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Harmful Chemicals In Soap

Dangers of Sodium Lauryl Sulfate or SLS

The most widespread ingredient used to create foam in soap is sodium lauryl sulfate, which is often used in tandem with cocamidopropyl betaine (cocabetaine) and diethanolamine or DEA.  Shampoos, car washes, body gels, dishwasher and laundry detergents, and bar soaps—all of them commonly contain Sodium Lauryl Sulfate (SLS).  Sodium lauryl sulfate augments the permeability of skin by nearly 100 times, which is why it is commonly added to lotions with the aim of allowing micronutrients into the skin. 

But more and more often, possible negative aspects of SLS have been surfacing:

  1. SLS is an important ingredient in toothpaste, contributing to the foaminess and adhesion of the paste.  Studies have shown, however, that SLS irritates the gums—researchers at the University of Oslo reported that sufferers of gum disease were able to alleviate their symptoms 40 times more quickly with non-SLS toothpaste products.
  2. There are reports, which beckon further study, that SLS may permanently harm the eyes of babies.
  3.  SLS may induce hair loss as well as aggravation of the skin and scalp, namely inflammation and cracking of the skin.  Manufacturers even use SLS to test skin lotions by aggravating skin with the ingredient and then observing the counteractive effects of their lotions afterwards.
  4. In rare instances, SLS might increase the risk of bladder cancer.  This occurs in cases of Trucker Syndrome, which effects those who hold urine their bladders for extensive amounts of time.  

Sodium Lauryl Sulfate and Sodium Laureth Sulfate

You probably haven't realized it, but the same chemical that scientists use to agitate skin in experiments is found in many of the household toiletries you purchase at your pharmacy.

Sodium Lauryl Sulfate (SLS) is arguably the most hazardous element found in facial cleansers, body washes, shampoos, toothpaste, and soaps. Because of its caustic properties and its proficiency in cleaning oil and grease, SLS is also an integral ingredient in industrial soaps, car-wash detergents, and engine cleaners.

Furthermore, researchers routinely use Sodium Lauryl Sulfate to corrode the skin of animals and humans in the lab. They do this in order to develop products that can then counteract the negative effects of SLS.

Researchers at the University of Georgia Medical College observed the harmful effects of SLS to be manifold. SLS has an exceptional ability to infiltrate and remain in various parts of the body, including the liver, brain, and heart. SLS was found to be especially detrimental to the eyes: in young children, SLS hindered the long-term development of their eyes; in adults, SLS resulted in cataracts. Because it abrades the skin of its protective surface rather than simply cleaning it, SLS can also induce rashes, skin infections, and hair loss.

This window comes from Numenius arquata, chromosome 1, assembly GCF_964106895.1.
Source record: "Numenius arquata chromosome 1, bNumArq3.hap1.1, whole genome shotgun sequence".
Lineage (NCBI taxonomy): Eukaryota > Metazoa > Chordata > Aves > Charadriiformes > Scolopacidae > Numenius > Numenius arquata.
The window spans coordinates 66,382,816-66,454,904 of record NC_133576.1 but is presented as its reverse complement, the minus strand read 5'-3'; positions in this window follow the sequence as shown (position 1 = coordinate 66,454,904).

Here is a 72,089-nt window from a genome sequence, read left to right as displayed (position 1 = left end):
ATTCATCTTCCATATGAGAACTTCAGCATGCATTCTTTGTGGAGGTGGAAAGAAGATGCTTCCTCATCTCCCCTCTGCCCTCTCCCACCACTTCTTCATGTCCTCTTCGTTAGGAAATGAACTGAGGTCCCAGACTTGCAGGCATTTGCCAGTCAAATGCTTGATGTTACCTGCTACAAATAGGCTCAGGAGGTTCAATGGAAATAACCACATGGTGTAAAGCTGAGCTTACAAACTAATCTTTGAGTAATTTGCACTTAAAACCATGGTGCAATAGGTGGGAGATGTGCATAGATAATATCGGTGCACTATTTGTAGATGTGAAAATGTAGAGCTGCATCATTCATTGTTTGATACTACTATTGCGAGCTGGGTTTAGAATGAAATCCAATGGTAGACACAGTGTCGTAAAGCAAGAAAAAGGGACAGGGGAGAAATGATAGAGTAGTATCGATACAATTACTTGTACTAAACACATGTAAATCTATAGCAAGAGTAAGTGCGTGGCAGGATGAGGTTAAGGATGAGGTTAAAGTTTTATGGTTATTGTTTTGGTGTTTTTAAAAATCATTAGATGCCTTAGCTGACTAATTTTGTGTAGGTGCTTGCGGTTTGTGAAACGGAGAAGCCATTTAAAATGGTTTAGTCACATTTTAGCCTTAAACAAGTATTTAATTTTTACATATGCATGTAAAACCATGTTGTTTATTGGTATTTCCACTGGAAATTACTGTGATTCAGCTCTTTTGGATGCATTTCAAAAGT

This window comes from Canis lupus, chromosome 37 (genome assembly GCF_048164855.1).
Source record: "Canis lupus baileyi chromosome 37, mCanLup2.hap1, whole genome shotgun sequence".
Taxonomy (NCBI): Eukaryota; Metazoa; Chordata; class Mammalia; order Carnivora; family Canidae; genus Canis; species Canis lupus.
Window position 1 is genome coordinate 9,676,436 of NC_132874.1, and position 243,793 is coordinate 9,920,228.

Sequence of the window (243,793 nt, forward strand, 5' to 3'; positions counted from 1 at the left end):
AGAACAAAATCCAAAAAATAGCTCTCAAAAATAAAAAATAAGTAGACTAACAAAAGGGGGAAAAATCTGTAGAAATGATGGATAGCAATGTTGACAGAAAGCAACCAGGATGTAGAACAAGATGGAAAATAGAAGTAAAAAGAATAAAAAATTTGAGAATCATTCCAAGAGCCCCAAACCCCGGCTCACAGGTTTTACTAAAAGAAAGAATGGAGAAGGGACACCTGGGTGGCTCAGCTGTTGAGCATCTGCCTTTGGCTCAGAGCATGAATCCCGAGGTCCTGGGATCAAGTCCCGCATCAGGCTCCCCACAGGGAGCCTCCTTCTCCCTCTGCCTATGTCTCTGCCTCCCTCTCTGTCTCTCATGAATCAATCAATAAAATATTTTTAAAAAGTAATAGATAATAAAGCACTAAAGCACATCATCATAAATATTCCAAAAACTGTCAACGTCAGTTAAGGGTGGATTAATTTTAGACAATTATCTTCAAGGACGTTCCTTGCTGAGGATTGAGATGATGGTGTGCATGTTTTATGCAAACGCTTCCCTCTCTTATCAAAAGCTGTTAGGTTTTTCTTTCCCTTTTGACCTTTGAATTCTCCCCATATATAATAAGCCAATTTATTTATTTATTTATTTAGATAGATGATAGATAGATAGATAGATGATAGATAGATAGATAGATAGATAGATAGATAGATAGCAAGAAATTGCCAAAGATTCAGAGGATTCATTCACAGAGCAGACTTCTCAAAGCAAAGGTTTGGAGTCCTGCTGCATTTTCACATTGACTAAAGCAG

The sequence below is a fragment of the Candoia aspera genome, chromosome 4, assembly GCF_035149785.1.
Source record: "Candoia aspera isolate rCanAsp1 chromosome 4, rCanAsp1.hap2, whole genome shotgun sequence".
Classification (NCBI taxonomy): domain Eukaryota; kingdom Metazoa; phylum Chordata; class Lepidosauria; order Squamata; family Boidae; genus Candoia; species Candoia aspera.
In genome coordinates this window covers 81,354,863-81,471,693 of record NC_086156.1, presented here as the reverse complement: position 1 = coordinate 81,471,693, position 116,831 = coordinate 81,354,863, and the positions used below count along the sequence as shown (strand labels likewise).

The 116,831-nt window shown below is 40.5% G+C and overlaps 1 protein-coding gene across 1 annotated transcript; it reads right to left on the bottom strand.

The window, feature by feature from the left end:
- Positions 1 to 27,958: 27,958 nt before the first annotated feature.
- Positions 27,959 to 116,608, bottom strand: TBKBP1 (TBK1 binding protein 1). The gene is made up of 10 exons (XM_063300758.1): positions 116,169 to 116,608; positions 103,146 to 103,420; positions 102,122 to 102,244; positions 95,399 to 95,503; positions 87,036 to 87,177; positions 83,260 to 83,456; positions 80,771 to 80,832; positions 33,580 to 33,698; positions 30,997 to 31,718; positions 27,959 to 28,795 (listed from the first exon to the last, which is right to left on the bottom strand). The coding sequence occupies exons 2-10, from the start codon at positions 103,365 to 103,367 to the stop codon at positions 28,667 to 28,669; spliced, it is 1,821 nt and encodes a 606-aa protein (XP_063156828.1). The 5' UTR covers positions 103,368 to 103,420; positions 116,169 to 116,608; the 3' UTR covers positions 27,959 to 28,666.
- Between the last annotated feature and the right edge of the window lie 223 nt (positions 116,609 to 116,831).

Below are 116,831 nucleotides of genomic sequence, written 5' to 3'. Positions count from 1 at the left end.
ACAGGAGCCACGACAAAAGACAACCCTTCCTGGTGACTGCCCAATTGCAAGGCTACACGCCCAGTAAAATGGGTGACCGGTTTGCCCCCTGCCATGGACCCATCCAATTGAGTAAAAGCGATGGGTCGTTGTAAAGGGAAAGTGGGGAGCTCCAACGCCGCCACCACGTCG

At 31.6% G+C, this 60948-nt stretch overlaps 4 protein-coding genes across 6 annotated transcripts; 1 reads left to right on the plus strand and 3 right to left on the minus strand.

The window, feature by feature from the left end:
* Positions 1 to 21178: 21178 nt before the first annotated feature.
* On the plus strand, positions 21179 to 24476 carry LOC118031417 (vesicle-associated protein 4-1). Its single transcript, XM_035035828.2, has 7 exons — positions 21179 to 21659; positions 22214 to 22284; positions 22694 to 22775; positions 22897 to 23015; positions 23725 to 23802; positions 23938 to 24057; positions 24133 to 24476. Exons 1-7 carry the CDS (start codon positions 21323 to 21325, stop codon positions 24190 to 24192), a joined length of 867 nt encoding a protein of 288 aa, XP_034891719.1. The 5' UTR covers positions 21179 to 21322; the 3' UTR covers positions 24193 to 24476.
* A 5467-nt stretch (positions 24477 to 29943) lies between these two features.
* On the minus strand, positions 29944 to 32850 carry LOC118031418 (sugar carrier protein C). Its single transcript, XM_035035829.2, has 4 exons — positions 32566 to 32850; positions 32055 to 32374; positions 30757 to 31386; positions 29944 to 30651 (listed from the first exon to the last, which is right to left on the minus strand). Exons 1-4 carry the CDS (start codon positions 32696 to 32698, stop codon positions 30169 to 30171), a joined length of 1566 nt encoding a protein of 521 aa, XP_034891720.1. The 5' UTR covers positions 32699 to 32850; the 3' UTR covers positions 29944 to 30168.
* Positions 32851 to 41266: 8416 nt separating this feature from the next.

Perhaps even worse is the close proximity of SLS to potentially reactive substances, which are often found in skin-care products. SLS reacts with these substances to form nitrosomines, or nitrates. These are, believe it or not, possible cancer-inducing carcinogens which, when teamed up with the extremely penetrative SLS, can permeate your skin and body.

(Sodium Lauryl Ether Sulfate, also known as Sodium Laureth Sulfate or SLES, is related to SLS in that they share many properties. SLES has a higher propensity for foaming.)

To avoid SLS and many other chemicals, we recommend Fundamental Earth personal care products such as their natural shampoo and natural face wash.

Parabens are another dangerous chemical found in many soaps. For more information, click here.

Why Vermont Soap Is Different

At Vermont Soap Organics, all of the products are free of sodium lauryl sulfates and other detergent-based foaming agents.

While soap has existed for centuries, foaming agents showed up on the scene less than 100 years ago.  It is pretty clear what is natural and what isn't, although the fact that a 16 billion dollar industry is staked on foamy soaps will make it difficult to convince many people otherwise.  Vermont soap handmade soaps are just plain good for you and your skin.  You should give them a try.  You will find castile-based cleaners and soaps much milder than detergent-based products.  And as a corollary, we also suggest you try castile-based fruit and veggie wash.  If you use this regularly on your foods, it will get rid of topical pesticide residues, waxes, and microorganisms from your delicious meals.

Don't use harmful chemicals. Buy Vermont Soap products.

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